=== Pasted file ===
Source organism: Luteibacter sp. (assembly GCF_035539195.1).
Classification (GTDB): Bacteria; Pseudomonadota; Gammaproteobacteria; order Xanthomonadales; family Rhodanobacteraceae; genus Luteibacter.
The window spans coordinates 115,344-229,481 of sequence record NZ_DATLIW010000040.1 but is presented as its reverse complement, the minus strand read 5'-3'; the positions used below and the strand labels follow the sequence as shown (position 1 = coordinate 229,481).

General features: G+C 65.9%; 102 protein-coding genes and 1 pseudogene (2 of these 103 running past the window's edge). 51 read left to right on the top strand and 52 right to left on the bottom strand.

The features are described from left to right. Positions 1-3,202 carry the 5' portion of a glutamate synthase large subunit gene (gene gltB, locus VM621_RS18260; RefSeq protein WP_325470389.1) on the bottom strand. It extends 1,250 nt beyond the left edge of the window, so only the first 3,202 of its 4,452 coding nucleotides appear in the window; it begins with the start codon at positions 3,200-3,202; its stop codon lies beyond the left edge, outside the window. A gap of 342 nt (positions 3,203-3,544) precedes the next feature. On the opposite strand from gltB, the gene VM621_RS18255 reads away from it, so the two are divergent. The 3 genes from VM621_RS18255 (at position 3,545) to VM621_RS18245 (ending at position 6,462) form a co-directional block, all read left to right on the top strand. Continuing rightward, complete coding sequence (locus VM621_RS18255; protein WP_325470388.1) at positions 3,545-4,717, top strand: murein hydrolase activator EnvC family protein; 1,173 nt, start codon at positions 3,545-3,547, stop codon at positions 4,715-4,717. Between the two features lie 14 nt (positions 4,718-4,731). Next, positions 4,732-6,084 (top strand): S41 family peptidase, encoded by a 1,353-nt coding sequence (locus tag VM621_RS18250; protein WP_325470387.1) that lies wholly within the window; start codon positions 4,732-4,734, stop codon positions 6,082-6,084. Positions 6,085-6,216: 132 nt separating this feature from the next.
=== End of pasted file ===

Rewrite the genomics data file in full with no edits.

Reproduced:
Source organism: Luteibacter sp. (assembly GCF_035539195.1).
Classification (GTDB): Bacteria; Pseudomonadota; Gammaproteobacteria; order Xanthomonadales; family Rhodanobacteraceae; genus Luteibacter.
The window spans coordinates 115,344-229,481 of sequence record NZ_DATLIW010000040.1 but is presented as its reverse complement, the minus strand read 5'-3'; the positions used below and the strand labels follow the sequence as shown (position 1 = coordinate 229,481).

General features: G+C 65.9%; 102 protein-coding genes and 1 pseudogene (2 of these 103 running past the window's edge). 51 read left to right on the top strand and 52 right to left on the bottom strand.

The features are described from left to right. Positions 1-3,202 carry the 5' portion of a glutamate synthase large subunit gene (gene gltB, locus VM621_RS18260; RefSeq protein WP_325470389.1) on the bottom strand. It extends 1,250 nt beyond the left edge of the window, so only the first 3,202 of its 4,452 coding nucleotides appear in the window; it begins with the start codon at positions 3,200-3,202; its stop codon lies beyond the left edge, outside the window. A gap of 342 nt (positions 3,203-3,544) precedes the next feature. On the opposite strand from gltB, the gene VM621_RS18255 reads away from it, so the two are divergent. The 3 genes from VM621_RS18255 (at position 3,545) to VM621_RS18245 (ending at position 6,462) form a co-directional block, all read left to right on the top strand. Continuing rightward, complete coding sequence (locus VM621_RS18255; protein WP_325470388.1) at positions 3,545-4,717, top strand: murein hydrolase activator EnvC family protein; 1,173 nt, start codon at positions 3,545-3,547, stop codon at positions 4,715-4,717. Between the two features lie 14 nt (positions 4,718-4,731). Next, positions 4,732-6,084 (top strand): S41 family peptidase, encoded by a 1,353-nt coding sequence (locus tag VM621_RS18250; protein WP_325470387.1) that lies wholly within the window; start codon positions 4,732-4,734, stop codon positions 6,082-6,084. Positions 6,085-6,216: 132 nt separating this feature from the next.